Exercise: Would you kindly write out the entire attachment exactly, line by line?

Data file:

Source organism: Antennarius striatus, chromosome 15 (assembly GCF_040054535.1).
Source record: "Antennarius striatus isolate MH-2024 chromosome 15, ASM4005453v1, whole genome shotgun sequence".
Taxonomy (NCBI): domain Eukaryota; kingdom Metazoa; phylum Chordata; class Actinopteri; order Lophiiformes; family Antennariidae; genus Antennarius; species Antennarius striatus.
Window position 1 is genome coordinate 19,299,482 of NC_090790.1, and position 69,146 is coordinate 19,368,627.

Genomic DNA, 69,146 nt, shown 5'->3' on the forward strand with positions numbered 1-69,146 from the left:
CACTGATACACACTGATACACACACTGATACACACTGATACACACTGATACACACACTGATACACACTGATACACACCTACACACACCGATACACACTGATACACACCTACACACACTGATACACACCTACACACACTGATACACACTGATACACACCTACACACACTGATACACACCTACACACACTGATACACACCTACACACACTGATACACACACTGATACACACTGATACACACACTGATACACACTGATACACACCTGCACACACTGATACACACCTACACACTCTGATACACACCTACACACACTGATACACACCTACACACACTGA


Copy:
Source organism: Antennarius striatus, chromosome 15 (assembly GCF_040054535.1).
Source record: "Antennarius striatus isolate MH-2024 chromosome 15, ASM4005453v1, whole genome shotgun sequence".
Taxonomy (NCBI): domain Eukaryota; kingdom Metazoa; phylum Chordata; class Actinopteri; order Lophiiformes; family Antennariidae; genus Antennarius; species Antennarius striatus.
Window position 1 is genome coordinate 19,299,482 of NC_090790.1, and position 69,146 is coordinate 19,368,627.

Genomic DNA, 69,146 nt, shown 5'->3' on the forward strand with positions numbered 1-69,146 from the left:
CACTGATACACACTGATACACACACTGATACACACTGATACACACTGATACACACACTGATACACACTGATACACACCTACACACACCGATACACACTGATACACACCTACACACACTGATACACACCTACACACACTGATACACACTGATACACACCTACACACACTGATACACACCTACACACACTGATACACACCTACACACACTGATACACACACTGATACACACTGATACACACACTGATACACACTGATACACACCTGCACACACTGATACACACCTACACACTCTGATACACACCTACACACACTGATACACACCTACACACACTGA